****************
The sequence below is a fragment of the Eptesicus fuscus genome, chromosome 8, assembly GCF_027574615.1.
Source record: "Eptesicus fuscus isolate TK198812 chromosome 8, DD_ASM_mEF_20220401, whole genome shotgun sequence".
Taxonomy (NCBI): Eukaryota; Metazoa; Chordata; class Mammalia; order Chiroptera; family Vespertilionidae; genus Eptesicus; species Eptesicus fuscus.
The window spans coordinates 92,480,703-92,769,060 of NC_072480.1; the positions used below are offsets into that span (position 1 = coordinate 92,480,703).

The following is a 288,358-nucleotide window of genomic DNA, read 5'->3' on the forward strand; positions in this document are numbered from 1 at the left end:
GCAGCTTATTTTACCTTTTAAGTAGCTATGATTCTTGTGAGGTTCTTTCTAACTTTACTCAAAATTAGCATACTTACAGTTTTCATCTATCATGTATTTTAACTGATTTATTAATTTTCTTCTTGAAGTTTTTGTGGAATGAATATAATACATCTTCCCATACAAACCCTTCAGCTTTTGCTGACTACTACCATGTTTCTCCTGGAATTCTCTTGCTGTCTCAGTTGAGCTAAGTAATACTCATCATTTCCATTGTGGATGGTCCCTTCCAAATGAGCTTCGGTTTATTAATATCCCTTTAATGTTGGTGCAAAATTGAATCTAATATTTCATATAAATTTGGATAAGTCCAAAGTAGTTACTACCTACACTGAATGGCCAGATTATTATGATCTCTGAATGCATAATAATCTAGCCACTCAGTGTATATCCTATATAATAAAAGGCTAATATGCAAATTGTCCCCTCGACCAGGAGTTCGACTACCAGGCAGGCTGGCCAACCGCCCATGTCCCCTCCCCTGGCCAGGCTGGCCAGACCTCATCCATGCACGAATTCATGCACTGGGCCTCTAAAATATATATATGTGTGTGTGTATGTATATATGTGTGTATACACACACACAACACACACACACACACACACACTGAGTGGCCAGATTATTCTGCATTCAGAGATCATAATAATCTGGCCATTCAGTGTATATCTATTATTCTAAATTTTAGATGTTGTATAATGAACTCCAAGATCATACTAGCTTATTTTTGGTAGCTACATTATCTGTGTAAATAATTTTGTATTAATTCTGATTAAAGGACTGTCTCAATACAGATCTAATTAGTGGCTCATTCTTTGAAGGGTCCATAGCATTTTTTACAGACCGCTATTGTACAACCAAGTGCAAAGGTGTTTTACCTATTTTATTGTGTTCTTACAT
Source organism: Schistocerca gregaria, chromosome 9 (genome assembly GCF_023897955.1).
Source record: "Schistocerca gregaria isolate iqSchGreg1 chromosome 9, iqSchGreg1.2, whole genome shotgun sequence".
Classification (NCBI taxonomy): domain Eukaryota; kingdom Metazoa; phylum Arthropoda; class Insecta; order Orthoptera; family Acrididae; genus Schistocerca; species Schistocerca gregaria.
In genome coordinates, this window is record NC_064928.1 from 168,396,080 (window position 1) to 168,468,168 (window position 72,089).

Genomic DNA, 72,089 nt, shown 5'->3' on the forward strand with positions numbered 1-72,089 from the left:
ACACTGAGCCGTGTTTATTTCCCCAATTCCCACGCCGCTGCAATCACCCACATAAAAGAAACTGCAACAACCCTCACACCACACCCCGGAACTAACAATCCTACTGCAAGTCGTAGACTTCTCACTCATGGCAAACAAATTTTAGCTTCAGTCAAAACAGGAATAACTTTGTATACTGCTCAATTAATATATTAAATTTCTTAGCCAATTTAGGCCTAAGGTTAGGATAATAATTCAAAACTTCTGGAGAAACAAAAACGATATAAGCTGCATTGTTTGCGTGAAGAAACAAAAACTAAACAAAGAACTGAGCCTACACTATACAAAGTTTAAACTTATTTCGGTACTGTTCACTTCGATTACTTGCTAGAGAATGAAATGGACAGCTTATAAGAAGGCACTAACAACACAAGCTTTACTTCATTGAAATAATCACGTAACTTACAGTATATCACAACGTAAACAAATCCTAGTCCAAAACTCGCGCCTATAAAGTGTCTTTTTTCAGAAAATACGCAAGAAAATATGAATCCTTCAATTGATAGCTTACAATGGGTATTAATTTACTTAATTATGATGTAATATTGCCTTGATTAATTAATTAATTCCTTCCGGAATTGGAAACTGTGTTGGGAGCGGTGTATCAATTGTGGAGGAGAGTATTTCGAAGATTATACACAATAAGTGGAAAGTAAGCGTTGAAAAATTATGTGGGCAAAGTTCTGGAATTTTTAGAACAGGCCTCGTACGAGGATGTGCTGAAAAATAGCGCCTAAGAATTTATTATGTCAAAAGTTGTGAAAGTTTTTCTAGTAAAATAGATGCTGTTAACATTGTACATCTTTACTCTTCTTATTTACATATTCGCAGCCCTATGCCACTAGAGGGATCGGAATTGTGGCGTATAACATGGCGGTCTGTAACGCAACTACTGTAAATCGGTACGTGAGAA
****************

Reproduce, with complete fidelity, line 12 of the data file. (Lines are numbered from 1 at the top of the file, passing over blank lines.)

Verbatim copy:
ACACTGAGCCGTGTTTATTTCCCCAATTCCCACGCCGCTGCAATCACCCACATAAAAGAAACTGCAACAACCCTCACACCACACCCCGGAACTAACAATCCTACTGCAAGTCGTAGACTTCTCACTCATGGCAAACAAATTTTAGCTTCAGTCAAAACAGGAATAACTTTGTATACTGCTCAATTAATATATTAAATTTCTTAGCCAATTTAGGCCTAAGGTTAGGATAATAATTCAAAACTTCTGGAGAAACAAAAACGATATAAGCTGCATTGTTTGCGTGAAGAAACAAAAACTAAACAAAGAACTGAGCCTACACTATACAAAGTTTAAACTTATTTCGGTACTGTTCACTTCGATTACTTGCTAGAGAATGAAATGGACAGCTTATAAGAAGGCACTAACAACACAAGCTTTACTTCATTGAAATAATCACGTAACTTACAGTATATCACAACGTAAACAAATCCTAGTCCAAAACTCGCGCCTATAAAGTGTCTTTTTTCAGAAAATACGCAAGAAAATATGAATCCTTCAATTGATAGCTTACAATGGGTATTAATTTACTTAATTATGATGTAATATTGCCTTGATTAATTAATTAATTCCTTCCGGAATTGGAAACTGTGTTGGGAGCGGTGTATCAATTGTGGAGGAGAGTATTTCGAAGATTATACACAATAAGTGGAAAGTAAGCGTTGAAAAATTATGTGGGCAAAGTTCTGGAATTTTTAGAACAGGCCTCGTACGAGGATGTGCTGAAAAATAGCGCCTAAGAATTTATTATGTCAAAAGTTGTGAAAGTTTTTCTAGTAAAATAGATGCTGTTAACATTGTACATCTTTACTCTTCTTATTTACATATTCGCAGCCCTATGCCACTAGAGGGATCGGAATTGTGGCGTATAACATGGCGGTCTGTAACGCAACTACTGTAAATCGGTACGTGAGAA